"Hold fast," whispered the Lieutenant, "do not move as you value your life."

The man obeyed, and to his infinite relief the sentry at last moved on. A few more days passed. The officers spent most of the time under the bank while the men lay concealed in the boat. At length, when dawn broke on the morning of the fourth day, to the satisfaction of every one, a fresh steady breeze was blowing down the river. The men were roused up, and eagerly made their way, crouching as before, among the brushwood to the bank. Here they lay down at the foot of the rocket-stands, ready at a preconcerted signal to start up and open their fire. At any moment, had they been discovered, the guns from the battery might have opened on them and blown them to atoms; but, fortunately, the eyes of the enemy were turned up the stream towards the point from whence the ships were expected to appear. Two guns fired from the flagship was to be the signal that the fleet had got under weigh. About nine AM, the welcome sound reached their ears, a long pole with the flag of Old England fastened at the end was to be planted on the top of the bank, at the elevation of which the first discharge of rockets was to take place. With eager eyes they watched for the appearance of the squadron; the ships of war were at length seen, the steamers leading, followed by a line of merchantmen, one coming after the other till the sternmost was lost in the distance. It was a grand sight as they came silently gliding on till the leading ships got within range of the batteries. The instant they did so they commenced firing their shells with admirable precision. At length the leading ships reached the channel, which lay between the cliffs and the island; the long-looked-for moment had arrived; the commander of the expedition waved his cap, when Jack, who had charge of the flagstaff, leapt boldly up on the bank and planted it in the ground. The ensign flew out to the breeze: it was the signal for the first discharge of rockets. Up, hissing loudly, they flew, while Jack, taking off his cap, made a polite bow to the enemy, and quickly leapt off the bank under shelter. The rockets curving over the heads of the ships, two of them pitched into the very centre of the most crowded part of the batteries, completely driving the gunners from their guns, two went over their heads, and two stuck in the cliffs beneath them. The elevation of the rocket-stands which had been wrongly pointed being quickly rectified, they were once more charged, and as soon as the enemy had returned to their guns and were looking along the sights to take aim at the steamers, Lieutenant Mackinnon jumped up on the embankment, thoughtless of how he was exposing himself, and sung out—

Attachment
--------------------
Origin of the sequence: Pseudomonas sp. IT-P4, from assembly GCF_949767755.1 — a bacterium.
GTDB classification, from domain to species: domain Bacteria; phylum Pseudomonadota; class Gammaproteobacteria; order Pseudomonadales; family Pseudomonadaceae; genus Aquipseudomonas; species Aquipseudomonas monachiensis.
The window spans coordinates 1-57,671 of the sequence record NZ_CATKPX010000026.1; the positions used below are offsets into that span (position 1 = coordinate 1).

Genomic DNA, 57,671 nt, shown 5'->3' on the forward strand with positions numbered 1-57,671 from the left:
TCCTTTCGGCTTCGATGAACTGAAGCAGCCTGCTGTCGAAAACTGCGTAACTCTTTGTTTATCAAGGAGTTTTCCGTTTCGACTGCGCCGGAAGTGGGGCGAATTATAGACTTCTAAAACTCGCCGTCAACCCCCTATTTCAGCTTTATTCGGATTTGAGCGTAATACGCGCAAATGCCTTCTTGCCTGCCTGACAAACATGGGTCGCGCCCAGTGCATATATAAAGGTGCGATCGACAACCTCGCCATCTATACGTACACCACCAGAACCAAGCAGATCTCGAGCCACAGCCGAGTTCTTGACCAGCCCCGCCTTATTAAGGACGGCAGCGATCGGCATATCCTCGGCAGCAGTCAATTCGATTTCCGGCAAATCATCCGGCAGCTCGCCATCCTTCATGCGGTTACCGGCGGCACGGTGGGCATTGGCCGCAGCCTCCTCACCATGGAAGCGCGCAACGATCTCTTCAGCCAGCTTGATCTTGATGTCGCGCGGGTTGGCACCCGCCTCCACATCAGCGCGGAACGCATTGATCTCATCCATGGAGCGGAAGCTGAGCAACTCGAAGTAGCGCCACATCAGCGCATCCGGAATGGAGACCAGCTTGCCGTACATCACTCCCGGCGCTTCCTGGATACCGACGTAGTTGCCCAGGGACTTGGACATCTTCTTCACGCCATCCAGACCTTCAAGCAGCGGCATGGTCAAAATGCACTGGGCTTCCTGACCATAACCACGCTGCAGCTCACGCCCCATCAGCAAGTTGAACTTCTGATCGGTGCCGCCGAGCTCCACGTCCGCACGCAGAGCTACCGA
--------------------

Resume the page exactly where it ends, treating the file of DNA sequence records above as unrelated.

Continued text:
"Pepper, lads! pepper! pepper pepper!"

Up flew the rockets with admirable aim, scattering destruction among the men thickly crowded in the batteries.

Those who were not killed deserted their guns. The slaughter among the troops of Rosas must have been terrific. In one minute forty rockets were poured in among them. A still louder sound was then heard, and smoke and flames were seen ascending from the batteries, a rocket had penetrated an ammunition cart, which had blown up, increasing the confusion. All this time the fleet of merchantmen had been gradually approaching. The men-of-war having already passed, had taken up a position from which they could throw their shells into the batteries; so what with the shells from the ships' guns, and the flights of rockets, the gunners, even though driven back again and again to their guns, were unable to take aim at the ships. While the batteries were shrouded by the smoke from the ammunition waggon, the grass under the bank catching fire, the rocket party were surrounded by so dense an atmosphere that it was impossible for some moments to see what was going forward. The wind, however, soon blew the murky veil aside, when the white sails of the merchantmen, the sun shining brightly on them, were seen gliding by, flights of rockets being sent up the whole time in rapid succession, till the sternmost ship of the squadron was well out of range of the batteries.